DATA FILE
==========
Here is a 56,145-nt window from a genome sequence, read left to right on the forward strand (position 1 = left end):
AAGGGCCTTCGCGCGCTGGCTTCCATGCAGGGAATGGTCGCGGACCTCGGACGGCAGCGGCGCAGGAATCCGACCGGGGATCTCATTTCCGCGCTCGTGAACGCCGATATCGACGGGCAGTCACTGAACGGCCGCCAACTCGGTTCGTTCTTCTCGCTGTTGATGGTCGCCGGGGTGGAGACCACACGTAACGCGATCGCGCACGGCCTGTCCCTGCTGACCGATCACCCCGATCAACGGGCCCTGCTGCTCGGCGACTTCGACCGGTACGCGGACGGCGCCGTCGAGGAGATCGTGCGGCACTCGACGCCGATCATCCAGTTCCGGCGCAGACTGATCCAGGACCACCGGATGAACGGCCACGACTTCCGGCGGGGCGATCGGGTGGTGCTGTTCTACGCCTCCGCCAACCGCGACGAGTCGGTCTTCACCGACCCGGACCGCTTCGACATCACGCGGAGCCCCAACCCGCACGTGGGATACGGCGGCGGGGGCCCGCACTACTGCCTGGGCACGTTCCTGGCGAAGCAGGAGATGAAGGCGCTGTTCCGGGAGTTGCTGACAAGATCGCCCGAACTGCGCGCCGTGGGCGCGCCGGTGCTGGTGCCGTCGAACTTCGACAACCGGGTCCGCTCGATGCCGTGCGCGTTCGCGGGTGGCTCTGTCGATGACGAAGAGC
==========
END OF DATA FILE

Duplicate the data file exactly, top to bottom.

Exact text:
Here is a 56,145-nt window from a genome sequence, read left to right on the forward strand (position 1 = left end):
AAGGGCCTTCGCGCGCTGGCTTCCATGCAGGGAATGGTCGCGGACCTCGGACGGCAGCGGCGCAGGAATCCGACCGGGGATCTCATTTCCGCGCTCGTGAACGCCGATATCGACGGGCAGTCACTGAACGGCCGCCAACTCGGTTCGTTCTTCTCGCTGTTGATGGTCGCCGGGGTGGAGACCACACGTAACGCGATCGCGCACGGCCTGTCCCTGCTGACCGATCACCCCGATCAACGGGCCCTGCTGCTCGGCGACTTCGACCGGTACGCGGACGGCGCCGTCGAGGAGATCGTGCGGCACTCGACGCCGATCATCCAGTTCCGGCGCAGACTGATCCAGGACCACCGGATGAACGGCCACGACTTCCGGCGGGGCGATCGGGTGGTGCTGTTCTACGCCTCCGCCAACCGCGACGAGTCGGTCTTCACCGACCCGGACCGCTTCGACATCACGCGGAGCCCCAACCCGCACGTGGGATACGGCGGCGGGGGCCCGCACTACTGCCTGGGCACGTTCCTGGCGAAGCAGGAGATGAAGGCGCTGTTCCGGGAGTTGCTGACAAGATCGCCCGAACTGCGCGCCGTGGGCGCGCCGGTGCTGGTGCCGTCGAACTTCGACAACCGGGTCCGCTCGATGCCGTGCGCGTTCGCGGGTGGCTCTGTCGATGACGAAGAGC